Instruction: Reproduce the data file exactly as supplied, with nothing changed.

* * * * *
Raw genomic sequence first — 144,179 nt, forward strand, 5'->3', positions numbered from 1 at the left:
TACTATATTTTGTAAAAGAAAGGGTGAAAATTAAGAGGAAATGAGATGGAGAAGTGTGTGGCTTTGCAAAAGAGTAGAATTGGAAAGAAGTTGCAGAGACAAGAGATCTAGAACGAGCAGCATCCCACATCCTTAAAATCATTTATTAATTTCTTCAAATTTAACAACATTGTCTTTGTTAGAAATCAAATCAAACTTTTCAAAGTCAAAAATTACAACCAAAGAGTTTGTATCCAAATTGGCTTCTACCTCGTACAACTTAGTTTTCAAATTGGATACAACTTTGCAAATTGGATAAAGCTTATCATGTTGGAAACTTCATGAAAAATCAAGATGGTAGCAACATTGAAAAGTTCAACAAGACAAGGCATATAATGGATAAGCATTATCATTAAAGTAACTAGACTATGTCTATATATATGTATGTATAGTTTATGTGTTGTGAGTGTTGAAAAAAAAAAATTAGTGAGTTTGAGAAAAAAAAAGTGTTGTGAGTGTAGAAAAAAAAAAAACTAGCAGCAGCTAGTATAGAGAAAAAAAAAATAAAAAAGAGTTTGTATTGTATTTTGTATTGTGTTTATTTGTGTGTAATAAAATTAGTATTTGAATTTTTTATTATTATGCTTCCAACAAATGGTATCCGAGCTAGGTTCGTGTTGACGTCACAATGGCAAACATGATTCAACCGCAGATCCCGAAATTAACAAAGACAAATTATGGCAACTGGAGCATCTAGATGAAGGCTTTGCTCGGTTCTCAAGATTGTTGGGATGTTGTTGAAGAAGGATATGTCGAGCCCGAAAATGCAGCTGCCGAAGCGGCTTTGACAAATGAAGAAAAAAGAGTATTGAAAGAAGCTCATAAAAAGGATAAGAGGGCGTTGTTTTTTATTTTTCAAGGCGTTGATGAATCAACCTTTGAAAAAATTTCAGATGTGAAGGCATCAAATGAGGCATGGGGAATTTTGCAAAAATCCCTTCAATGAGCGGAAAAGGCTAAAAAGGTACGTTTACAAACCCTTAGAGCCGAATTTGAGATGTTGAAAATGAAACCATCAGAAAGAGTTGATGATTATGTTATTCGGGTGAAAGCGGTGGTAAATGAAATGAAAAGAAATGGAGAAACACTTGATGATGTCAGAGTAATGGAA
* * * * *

Raw genomic sequence first — 144,179 nt, forward strand, 5'->3', positions numbered from 1 at the left:
TACTATATTTTGTAAAAGAAAGGGTGAAAATTAAGAGGAAATGAGATGGAGAAGTGTGTGGCTTTGCAAAAGAGTAGAATTGGAAAGAAGTTGCAGAGACAAGAGATCTAGAACGAGCAGCATCCCACATCCTTAAAATCATTTATTAATTTCTTCAAATTTAACAACATTGTCTTTGTTAGAAATCAAATCAAACTTTTCAAAGTCAAAAATTACAACCAAAGAGTTTGTATCCAAATTGGCTTCTACCTCGTACAACTTAGTTTTCAAATTGGATACAACTTTGCAAATTGGATAAAGCTTATCATGTTGGAAACTTCATGAAAAATCAAGATGGTAGCAACATTGAAAAGTTCAACAAGACAAGGCATATAATGGATAAGCATTATCATTAAAGTAACTAGACTATGTCTATATATATGTATGTATAGTTTATGTGTTGTGAGTGTTGAAAAAAAAAAATTAGTGAGTTTGAGAAAAAAAAAGTGTTGTGAGTGTAGAAAAAAAAAAAACTAGCAGCAGCTAGTATAGAGAAAAAAAAAATAAAAAAGAGTTTGTATTGTATTTTGTATTGTGTTTATTTGTGTGTAATAAAATTAGTATTTGAATTTTTTATTATTATGCTTCCAACAAATGGTATCCGAGCTAGGTTCGTGTTGACGTCACAATGGCAAACATGATTCAACCGCAGATCCCGAAATTAACAAAGACAAATTATGGCAACTGGAGCATCTAGATGAAGGCTTTGCTCGGTTCTCAAGATTGTTGGGATGTTGTTGAAGAAGGATATGTCGAGCCCGAAAATGCAGCTGCCGAAGCGGCTTTGACAAATGAAGAAAAAAGAGTATTGAAAGAAGCTCATAAAAAGGATAAGAGGGCGTTGTTTTTTATTTTTCAAGGCGTTGATGAATCAACCTTTGAAAAAATTTCAGATGTGAAGGCATCAAATGAGGCATGGGGAATTTTGCAAAAATCCCTTCAATGAGCGGAAAAGGCTAAAAAGGTACGTTTACAAACCCTTAGAGCCGAATTTGAGATGTTGAAAATGAAACCATCAGAAAGAGTTGATGATTATGTTATTCGGGTGAAAGCGGTGGTAAATGAAATGAAAAGAAATGGAGAAACACTTGATGATGTCAGAGTAATGGAA